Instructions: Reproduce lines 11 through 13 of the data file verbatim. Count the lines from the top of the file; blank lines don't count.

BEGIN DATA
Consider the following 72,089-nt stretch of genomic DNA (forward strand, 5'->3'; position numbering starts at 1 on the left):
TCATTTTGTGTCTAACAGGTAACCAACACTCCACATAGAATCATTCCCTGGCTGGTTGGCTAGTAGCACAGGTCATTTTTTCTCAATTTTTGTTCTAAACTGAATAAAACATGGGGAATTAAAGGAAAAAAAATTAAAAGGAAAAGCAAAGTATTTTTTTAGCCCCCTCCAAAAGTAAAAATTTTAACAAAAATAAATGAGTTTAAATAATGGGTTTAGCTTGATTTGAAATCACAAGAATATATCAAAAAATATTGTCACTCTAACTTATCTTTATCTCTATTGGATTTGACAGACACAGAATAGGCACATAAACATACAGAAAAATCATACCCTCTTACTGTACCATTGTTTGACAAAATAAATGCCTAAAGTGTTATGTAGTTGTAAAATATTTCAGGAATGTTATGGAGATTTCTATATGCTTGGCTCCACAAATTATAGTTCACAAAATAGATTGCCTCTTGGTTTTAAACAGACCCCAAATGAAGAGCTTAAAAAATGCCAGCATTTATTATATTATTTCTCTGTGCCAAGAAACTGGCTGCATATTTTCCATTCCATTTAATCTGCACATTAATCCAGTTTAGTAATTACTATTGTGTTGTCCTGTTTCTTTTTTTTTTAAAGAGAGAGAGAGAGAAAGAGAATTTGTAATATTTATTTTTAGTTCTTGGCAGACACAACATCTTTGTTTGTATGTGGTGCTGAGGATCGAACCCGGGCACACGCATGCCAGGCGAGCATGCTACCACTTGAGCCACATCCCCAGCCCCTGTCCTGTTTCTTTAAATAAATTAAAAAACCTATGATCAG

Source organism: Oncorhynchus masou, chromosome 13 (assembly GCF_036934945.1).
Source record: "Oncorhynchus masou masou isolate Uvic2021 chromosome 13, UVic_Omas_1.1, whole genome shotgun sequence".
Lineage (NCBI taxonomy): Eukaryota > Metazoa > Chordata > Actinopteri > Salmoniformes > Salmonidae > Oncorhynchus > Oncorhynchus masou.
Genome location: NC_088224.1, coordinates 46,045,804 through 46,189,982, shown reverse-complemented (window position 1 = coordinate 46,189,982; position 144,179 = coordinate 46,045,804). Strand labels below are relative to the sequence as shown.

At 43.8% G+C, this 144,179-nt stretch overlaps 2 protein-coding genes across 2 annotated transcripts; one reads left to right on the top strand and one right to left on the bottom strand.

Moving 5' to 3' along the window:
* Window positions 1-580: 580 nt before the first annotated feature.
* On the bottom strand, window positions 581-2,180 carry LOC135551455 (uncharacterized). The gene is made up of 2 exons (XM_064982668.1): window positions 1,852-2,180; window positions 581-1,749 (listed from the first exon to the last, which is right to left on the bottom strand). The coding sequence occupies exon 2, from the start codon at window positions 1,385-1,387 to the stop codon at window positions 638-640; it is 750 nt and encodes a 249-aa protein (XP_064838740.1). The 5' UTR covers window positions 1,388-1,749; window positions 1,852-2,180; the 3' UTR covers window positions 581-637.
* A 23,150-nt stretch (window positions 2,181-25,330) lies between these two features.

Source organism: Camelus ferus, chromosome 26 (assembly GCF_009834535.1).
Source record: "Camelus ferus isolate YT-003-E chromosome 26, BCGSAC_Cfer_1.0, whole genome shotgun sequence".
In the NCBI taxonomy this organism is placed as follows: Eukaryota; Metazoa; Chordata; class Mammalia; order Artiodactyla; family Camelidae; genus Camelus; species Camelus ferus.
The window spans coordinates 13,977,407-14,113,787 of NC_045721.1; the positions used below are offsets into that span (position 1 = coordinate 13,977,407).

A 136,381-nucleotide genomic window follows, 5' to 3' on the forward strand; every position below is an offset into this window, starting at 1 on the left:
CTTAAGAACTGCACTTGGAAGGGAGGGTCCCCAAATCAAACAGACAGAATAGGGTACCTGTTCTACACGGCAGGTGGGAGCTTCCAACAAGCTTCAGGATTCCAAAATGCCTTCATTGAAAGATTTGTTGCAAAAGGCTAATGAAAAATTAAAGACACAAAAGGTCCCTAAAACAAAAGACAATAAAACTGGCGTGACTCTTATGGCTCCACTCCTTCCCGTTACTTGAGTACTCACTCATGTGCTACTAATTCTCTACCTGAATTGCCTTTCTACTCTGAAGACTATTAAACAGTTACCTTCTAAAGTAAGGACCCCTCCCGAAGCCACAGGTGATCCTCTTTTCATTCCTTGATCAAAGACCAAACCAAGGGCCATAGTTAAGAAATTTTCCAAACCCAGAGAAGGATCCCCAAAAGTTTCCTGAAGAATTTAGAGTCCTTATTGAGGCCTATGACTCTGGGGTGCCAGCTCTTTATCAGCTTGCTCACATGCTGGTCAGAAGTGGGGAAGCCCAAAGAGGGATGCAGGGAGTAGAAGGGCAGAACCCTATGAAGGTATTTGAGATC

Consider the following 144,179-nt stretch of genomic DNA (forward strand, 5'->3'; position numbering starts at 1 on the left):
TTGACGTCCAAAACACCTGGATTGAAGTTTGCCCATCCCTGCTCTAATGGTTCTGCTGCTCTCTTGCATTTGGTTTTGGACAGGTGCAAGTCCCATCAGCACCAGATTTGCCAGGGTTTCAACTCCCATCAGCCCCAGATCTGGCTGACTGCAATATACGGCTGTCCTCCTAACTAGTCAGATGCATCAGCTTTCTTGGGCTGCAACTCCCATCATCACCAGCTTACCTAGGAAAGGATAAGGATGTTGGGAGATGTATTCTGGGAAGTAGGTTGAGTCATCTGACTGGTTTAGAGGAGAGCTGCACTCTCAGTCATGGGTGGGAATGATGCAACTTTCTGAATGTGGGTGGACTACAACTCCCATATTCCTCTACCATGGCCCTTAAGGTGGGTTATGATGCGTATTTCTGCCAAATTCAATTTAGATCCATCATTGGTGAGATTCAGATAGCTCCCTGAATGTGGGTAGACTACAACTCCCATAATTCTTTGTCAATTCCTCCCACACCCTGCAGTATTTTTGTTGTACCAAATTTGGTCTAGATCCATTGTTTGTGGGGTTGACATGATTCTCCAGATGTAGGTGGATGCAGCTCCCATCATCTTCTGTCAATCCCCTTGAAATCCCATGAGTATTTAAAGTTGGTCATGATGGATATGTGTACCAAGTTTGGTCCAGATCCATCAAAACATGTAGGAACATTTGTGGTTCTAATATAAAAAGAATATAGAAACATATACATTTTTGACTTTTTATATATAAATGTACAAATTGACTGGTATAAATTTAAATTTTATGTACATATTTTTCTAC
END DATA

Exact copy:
* A 23,150-nt stretch (window positions 2,181-25,330) lies between these two features.

Source organism: Camelus ferus, chromosome 26 (assembly GCF_009834535.1).
Source record: "Camelus ferus isolate YT-003-E chromosome 26, BCGSAC_Cfer_1.0, whole genome shotgun sequence".